Kerala is in the hold of a remix trend. Two movies, ‘Sagar Alias Jacky’ and ‘2 Harihar Nagar’, are sequels to the runaway successes, ‘Irupatham nootand’ (Twentieth Century) and ‘In Harihar Nagar’. The music has been remixed to seal the gap between the decade-separate generations and it is catching on in high spirits.
As the Christians in Kerala celebrated Easter (the resurrection of Jesus), this need to bridge the gulf between the decade-separate generations is being felt. On the one hand traditional churches offered a change in timings of the Easter service to accommodate the ones who found the early morning service a tad bit too difficult logistically speaking. On the other hand the people also are becoming more vocal about the need to make services more relevant for the times.
This is where the concept of ‘Jesus remixed’ comes in. As in any remixed version, there are the pros and cons of taking such a step. The traditionalists argue that Jesus is the same yesterday, today and tomorrow and any change is the distortion of truth. Those who think otherwise are of the opinion that truth itself is not a constant and changes with the times, and it does not mean that Jesus has changed in essence. The priests also point out that the original is the only version and anything else is an attempt at humiliating our forefathers and foremothers, the originators. Further they also argue that what has been handed down has been crafted very carefully and has immense meaning in it. They are opposed by those who say that what should be and should not be is for the people to decide and not by the so called purists.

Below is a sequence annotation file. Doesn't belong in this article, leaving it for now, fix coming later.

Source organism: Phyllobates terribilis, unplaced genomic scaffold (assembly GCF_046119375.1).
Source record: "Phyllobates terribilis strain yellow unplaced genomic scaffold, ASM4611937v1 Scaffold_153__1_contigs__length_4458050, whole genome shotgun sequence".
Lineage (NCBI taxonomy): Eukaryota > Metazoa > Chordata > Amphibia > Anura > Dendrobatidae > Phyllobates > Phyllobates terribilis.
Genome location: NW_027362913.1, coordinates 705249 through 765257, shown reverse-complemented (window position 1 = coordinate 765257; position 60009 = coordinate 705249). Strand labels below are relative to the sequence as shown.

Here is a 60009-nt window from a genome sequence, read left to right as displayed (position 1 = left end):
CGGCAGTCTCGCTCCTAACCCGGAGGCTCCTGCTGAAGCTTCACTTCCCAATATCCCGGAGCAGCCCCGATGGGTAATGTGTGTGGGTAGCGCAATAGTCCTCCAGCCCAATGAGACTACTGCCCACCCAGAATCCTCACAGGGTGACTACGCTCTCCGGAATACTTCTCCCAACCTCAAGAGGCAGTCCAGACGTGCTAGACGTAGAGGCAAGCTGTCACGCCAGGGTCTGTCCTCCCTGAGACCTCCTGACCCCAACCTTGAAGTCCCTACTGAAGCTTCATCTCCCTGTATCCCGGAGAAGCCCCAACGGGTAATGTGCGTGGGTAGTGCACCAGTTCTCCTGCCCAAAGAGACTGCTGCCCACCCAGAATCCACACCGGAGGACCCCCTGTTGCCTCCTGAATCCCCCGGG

Can we then say that what is mixed once cannot be mixed again so that the essence is maintained? Or can we say that every generation needs a new mix for a new fix? Or should we call it rediscovering oneself through a remix? As Mohanlal is rediscovering himself in an age well ahead of retirement, we should maybe wait and see as to what will last; the mix or the remix!